There's No Disgrace Like Home - Production


The episode shows telltale signs of being one of the earliest produced. The characters act completely differently to how they do in later seasons; Lisa, for example, is indisciplined and short-tempered, while Homer is the voice of reason; these roles are reversed in later episodes. It was an early episode for Mr. Burns, who was voiced by Christopher Collins in the previous episode, "Homer's Odyssey". Originally, the character was influenced by Ronald Reagan, a concept which was later dropped. The idea that he would greet his employees using index cards was inspired by the way Reagan would greet people. The episode marks the first time Burns says "release the hounds".

The episode marked the first appearance of Dr. Marvin Monroe and Itchy & Scratchy; the latter had previously appeared in the shorts. Eddie and Lou also appeared for the first time, although Lou is yellow instead of black, as he would later become. Lou was named after Lou Whitaker, a former Major League Baseball player.

The idea behind the shock-therapy scene was based on Laurel and Hardy throwing pies at each other. The scene was rearranged in the editing room; it played out differently when first produced. The edits to this scene were preliminary, but well-received, and remained unchanged in the finished product.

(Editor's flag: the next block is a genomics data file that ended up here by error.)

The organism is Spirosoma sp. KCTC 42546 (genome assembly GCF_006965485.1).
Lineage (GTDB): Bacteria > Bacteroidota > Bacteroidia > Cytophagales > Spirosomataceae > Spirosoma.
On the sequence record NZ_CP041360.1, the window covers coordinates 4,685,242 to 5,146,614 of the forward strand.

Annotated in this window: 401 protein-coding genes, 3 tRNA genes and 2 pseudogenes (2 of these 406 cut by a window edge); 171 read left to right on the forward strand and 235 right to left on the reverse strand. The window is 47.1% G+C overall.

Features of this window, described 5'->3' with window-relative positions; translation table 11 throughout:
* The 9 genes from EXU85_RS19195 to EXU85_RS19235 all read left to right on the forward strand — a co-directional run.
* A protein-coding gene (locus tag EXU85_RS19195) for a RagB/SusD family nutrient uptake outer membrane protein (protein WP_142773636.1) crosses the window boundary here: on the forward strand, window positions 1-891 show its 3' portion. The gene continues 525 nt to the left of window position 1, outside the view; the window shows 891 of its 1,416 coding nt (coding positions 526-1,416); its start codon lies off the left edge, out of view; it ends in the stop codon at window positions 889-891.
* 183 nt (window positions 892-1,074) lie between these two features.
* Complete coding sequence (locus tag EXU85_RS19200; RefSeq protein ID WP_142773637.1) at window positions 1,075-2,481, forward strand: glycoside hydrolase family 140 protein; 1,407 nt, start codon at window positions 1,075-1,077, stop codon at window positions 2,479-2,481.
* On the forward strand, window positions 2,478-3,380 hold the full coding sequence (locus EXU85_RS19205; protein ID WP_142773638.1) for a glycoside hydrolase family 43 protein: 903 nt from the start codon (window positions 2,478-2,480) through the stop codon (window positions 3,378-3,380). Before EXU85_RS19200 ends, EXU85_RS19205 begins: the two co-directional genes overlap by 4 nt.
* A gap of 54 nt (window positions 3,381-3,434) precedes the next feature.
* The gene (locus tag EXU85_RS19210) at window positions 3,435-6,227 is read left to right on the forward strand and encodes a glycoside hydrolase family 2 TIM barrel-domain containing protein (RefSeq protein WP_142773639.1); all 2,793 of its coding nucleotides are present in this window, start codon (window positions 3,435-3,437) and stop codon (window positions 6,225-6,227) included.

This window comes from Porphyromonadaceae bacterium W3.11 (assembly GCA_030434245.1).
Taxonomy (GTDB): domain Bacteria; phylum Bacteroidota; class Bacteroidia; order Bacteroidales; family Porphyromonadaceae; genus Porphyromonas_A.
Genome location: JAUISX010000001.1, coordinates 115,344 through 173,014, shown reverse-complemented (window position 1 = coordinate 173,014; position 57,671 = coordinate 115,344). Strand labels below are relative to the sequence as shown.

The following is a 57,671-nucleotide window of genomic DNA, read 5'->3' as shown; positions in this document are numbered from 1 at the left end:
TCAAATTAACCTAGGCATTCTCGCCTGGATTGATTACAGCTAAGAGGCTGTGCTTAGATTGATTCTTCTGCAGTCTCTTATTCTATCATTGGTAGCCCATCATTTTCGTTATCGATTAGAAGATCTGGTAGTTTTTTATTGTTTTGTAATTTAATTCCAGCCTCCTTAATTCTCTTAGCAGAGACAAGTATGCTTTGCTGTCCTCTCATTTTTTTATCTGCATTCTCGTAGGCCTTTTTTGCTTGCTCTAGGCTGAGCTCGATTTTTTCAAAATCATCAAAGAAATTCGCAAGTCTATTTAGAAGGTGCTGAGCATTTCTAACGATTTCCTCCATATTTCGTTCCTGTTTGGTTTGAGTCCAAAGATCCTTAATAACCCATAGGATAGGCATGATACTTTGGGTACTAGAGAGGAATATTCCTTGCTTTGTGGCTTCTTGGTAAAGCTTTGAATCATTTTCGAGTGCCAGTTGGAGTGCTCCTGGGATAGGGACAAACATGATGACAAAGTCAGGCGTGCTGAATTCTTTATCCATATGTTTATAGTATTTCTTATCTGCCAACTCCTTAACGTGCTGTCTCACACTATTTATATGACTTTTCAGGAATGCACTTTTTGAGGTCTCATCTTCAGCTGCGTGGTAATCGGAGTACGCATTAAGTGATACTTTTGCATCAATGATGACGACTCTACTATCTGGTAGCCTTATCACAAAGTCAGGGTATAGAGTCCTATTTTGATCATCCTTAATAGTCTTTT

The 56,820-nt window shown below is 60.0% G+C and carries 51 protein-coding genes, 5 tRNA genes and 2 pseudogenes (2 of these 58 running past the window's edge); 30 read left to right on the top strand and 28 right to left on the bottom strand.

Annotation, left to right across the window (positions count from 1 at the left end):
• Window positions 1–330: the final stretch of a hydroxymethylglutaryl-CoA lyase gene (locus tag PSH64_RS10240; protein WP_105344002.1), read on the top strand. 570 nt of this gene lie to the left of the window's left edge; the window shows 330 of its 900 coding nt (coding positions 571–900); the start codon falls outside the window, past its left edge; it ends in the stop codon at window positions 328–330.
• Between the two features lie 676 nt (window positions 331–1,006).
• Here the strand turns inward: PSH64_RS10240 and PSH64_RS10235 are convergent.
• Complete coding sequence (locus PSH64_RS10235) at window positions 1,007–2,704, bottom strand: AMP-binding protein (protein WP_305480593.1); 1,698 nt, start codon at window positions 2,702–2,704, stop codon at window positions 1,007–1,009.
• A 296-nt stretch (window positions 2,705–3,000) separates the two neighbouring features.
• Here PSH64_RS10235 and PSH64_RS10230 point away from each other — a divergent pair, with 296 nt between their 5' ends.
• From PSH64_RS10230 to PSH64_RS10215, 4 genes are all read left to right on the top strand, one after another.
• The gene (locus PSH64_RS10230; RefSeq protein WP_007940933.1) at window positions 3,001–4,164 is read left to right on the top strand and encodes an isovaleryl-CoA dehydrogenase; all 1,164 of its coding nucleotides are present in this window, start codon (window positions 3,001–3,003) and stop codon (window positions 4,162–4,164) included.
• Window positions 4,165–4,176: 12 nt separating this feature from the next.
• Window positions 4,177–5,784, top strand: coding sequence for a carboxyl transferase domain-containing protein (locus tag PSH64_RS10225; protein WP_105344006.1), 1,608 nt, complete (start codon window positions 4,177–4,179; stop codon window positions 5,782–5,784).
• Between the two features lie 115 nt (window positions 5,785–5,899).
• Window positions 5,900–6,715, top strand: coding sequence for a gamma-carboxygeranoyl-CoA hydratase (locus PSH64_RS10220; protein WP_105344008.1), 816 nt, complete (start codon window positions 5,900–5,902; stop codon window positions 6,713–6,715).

Read more about this topic:  There's No Disgrace Like Home

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Gross Domestic Product - Determining GDP - Expenditure Approach
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Terminology - Design and Production
... The relationship between design and production is one of planning and executing ... In contrast, production involves a routine or pre-planned process ... A design may also be a mere plan that does not include a production or engineering process, although a working knowledge of such processes is usually expected of designers ...

Famous quotes containing the word production:

    From the war of nature, from famine and death, the most exalted object which we are capable of conceiving, namely, the production of the higher animals, directly follows. There is grandeur in this view of life, with its several powers, having been breathed into a few forms or into one; and that, whilst this planet has gone cycling on according to the fixed law of gravity, from so simple a beginning endless forms most beautiful and most wonderful have been, and are being, evolved.
    Charles Darwin (1809–1882)

    An art whose limits depend on a moving image, mass audience, and industrial production is bound to differ from an art whose limits depend on language, a limited audience, and individual creation. In short, the filmed novel, in spite of certain resemblances, will inevitably become a different artistic entity from the novel on which it is based.
    George Bluestone, U.S. educator, critic. “The Limits of the Novel and the Limits of the Film,” Novels Into Film, Johns Hopkins Press (1957)

    To expect to increase prices and then to maintain them at a higher level by means of a plan which must of necessity increase production while decreasing consumption is to fly in the face of an economic law as well established as any law of nature.
    Calvin Coolidge (1872–1933)